Press releases are predictable.
Although original ideas occasionally slip through the net, they generally follow the same pattern:
- Headline. Should, but often doesn’t, include the most important or newsworthy point.
- Optional second deck. Another chance to miss making the most important point. It can add facts to the headline.
- Opening paragraph. A good press release encapsulates the entire story in the first paragraph. Some do. Half the time it will claim the company is a leader or even a world leader in its field.
- Banal first quote. Almost inevitably the first quote is from the most important person at the company paying for the press release – possibly the person who signs off the public relations invoice. As a rule the first quote is instantly forgettable – most editors will immediately strike a line through it. It will generally be a variation on the theme of “we are so damn clever”, “we worked hard” or “we’re better than everyone else”.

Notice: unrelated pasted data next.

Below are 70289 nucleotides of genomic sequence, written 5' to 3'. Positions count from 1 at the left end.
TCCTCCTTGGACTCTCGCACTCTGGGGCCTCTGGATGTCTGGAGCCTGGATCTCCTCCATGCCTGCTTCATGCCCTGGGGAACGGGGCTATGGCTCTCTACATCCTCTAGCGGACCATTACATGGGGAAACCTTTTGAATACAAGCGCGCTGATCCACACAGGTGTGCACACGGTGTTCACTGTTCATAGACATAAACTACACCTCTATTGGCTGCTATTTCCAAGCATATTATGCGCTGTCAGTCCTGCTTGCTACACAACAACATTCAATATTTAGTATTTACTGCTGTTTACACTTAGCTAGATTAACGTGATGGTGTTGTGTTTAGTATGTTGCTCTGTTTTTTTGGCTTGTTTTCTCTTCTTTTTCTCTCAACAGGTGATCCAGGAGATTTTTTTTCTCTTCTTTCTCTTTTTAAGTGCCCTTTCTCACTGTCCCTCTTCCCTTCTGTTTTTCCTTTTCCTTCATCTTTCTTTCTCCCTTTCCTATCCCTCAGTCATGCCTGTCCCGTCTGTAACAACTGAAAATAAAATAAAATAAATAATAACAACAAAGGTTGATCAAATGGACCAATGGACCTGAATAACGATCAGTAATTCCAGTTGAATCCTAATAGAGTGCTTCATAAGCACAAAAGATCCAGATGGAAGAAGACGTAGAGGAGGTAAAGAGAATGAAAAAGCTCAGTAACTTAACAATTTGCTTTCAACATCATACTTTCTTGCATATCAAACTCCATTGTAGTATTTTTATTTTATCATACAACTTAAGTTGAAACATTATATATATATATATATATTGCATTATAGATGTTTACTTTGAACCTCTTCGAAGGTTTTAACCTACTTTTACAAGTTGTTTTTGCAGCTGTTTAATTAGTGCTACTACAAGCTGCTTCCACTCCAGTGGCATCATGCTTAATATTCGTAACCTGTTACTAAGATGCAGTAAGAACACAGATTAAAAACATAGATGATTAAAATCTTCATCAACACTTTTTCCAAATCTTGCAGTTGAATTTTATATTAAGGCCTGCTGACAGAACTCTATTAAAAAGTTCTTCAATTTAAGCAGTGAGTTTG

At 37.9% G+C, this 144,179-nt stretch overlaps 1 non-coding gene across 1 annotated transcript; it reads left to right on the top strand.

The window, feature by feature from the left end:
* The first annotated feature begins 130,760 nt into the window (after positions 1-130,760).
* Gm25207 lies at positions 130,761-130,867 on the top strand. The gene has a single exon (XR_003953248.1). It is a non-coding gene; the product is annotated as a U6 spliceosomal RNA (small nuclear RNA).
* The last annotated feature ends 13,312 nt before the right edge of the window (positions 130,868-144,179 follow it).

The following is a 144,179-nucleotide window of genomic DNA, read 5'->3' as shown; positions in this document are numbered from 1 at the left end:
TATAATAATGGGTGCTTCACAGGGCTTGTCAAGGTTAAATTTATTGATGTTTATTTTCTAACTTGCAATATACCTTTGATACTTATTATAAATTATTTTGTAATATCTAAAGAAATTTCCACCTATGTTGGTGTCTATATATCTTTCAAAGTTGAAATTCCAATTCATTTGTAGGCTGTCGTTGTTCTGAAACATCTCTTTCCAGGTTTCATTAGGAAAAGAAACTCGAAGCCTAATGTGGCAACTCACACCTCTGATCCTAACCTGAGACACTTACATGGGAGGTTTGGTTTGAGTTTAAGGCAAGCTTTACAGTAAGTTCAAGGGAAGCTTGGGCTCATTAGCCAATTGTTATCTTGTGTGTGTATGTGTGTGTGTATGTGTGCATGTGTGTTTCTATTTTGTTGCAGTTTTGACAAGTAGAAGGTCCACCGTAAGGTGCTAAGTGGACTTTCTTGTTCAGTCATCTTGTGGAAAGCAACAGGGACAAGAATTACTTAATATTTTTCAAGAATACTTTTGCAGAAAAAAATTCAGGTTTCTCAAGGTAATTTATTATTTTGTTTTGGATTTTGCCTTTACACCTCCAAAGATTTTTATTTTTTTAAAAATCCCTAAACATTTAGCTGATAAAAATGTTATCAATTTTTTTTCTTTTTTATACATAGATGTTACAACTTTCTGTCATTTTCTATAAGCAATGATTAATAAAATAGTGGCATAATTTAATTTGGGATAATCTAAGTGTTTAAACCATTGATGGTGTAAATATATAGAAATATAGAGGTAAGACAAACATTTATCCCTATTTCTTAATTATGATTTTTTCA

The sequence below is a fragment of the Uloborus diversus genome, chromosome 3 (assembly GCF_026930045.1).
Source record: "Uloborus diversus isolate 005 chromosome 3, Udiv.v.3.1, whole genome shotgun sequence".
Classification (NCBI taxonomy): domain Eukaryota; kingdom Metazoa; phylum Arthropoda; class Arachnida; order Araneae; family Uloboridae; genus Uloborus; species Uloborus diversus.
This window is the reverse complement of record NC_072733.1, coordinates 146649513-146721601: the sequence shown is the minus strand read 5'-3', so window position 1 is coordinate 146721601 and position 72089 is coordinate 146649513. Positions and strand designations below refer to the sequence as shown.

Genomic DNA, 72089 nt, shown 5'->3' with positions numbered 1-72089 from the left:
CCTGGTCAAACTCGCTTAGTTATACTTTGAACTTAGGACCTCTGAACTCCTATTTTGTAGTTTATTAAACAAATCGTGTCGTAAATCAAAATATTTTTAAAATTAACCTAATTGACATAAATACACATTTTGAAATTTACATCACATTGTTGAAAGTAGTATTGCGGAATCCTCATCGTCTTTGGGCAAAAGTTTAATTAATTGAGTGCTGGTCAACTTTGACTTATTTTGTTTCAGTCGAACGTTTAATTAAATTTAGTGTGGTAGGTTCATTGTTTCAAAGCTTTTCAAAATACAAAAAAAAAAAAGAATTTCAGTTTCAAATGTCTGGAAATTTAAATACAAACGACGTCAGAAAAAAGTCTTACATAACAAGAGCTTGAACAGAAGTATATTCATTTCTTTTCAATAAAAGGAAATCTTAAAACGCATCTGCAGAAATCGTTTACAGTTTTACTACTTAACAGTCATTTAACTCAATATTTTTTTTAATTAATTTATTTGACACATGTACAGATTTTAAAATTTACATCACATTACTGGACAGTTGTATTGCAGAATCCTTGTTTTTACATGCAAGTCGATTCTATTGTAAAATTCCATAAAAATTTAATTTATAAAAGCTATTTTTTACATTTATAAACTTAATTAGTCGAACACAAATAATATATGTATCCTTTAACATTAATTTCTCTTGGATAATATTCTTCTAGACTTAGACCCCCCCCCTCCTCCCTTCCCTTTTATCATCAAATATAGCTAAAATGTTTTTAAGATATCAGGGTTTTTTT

- Optional, press releases often use the third paragraph to waffle about something of no interest to any sane person.
- Facts. If you’re lucky, the next few paragraphs will include facts. Don’t hold your breath.
- Quotes. Next come quotes where people are in danger of saying something worthwhile or interesting – note this is also optional.
- Partners. The press release then moves on to quotes from people who have important business relations with the company paying for the release. They can be interesting, but I wouldn’t bank on it.
- Important stuff. If the press release is about a product, there may be price and availability details at this point. On the other hand there may not.
- Ridiculous big noting. Press releases often end with unrealistically positive paragraphs explaining how the company would like the rest of the world to see it.